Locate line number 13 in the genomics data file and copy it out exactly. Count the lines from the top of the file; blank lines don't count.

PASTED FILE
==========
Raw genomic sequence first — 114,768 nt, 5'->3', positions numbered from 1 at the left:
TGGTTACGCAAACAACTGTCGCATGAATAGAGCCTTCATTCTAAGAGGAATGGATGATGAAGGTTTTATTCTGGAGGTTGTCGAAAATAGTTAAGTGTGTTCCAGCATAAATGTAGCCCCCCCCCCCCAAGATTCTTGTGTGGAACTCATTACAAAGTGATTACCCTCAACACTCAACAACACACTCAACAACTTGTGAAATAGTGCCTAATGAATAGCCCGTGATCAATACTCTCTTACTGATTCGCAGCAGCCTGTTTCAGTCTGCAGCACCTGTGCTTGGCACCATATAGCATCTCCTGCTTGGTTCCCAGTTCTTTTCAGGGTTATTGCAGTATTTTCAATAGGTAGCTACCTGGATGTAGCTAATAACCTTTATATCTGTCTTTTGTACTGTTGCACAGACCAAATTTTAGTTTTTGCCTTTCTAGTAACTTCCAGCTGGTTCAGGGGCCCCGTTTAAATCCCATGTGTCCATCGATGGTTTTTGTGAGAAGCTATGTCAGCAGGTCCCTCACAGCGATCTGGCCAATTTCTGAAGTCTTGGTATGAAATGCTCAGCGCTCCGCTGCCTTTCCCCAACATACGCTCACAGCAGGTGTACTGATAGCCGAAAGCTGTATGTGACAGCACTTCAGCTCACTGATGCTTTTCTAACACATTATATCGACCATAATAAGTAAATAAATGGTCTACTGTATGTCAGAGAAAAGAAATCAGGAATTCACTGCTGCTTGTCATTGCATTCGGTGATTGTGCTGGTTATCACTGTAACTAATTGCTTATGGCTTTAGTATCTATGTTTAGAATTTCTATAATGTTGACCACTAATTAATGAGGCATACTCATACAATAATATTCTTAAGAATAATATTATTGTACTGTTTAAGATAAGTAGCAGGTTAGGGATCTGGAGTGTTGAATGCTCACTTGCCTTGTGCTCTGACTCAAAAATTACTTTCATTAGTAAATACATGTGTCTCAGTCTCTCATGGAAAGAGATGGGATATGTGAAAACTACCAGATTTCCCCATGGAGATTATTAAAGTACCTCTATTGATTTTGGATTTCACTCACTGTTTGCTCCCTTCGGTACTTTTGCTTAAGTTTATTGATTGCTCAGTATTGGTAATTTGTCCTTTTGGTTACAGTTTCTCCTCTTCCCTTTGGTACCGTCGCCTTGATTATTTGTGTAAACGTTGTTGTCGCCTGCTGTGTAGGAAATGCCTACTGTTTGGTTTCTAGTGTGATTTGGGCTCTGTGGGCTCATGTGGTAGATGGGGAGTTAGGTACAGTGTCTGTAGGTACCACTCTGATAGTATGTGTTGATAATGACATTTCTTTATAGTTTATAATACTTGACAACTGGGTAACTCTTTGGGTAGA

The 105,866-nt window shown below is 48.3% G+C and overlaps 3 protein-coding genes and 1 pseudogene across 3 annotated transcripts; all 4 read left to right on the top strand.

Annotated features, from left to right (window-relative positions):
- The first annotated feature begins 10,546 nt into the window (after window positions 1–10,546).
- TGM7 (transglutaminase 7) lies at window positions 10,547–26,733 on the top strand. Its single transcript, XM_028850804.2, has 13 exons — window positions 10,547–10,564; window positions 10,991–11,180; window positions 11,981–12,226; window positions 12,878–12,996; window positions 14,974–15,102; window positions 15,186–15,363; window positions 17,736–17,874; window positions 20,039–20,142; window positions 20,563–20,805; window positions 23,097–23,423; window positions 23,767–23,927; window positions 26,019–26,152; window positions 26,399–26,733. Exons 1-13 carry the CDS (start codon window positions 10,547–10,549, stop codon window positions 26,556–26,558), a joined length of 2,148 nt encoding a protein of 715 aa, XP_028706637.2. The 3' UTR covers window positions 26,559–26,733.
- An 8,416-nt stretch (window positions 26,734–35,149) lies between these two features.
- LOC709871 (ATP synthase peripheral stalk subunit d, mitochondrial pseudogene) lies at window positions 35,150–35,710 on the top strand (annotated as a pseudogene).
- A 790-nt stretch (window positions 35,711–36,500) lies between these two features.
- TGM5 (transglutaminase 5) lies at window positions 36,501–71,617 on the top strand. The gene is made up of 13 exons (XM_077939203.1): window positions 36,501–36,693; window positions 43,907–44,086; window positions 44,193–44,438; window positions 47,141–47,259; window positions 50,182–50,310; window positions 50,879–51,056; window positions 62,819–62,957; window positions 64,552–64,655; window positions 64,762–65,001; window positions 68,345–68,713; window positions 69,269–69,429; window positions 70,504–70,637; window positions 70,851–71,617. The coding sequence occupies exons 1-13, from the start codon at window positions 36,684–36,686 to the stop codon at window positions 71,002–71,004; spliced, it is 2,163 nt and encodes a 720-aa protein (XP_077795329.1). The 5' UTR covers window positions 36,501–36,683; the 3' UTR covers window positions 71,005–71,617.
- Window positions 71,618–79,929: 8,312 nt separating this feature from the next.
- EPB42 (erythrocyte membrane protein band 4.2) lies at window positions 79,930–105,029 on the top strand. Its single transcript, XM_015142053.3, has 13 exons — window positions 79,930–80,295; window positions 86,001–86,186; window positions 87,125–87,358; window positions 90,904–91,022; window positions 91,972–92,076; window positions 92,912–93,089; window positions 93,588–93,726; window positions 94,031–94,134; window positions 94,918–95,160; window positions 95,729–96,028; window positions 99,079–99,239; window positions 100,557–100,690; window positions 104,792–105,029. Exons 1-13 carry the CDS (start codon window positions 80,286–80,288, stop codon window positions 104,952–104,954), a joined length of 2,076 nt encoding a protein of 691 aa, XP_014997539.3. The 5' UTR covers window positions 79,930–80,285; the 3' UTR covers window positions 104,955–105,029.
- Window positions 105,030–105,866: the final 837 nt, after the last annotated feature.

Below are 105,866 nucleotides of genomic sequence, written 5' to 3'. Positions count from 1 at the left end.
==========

- Window positions 105,030–105,866: the final 837 nt, after the last annotated feature.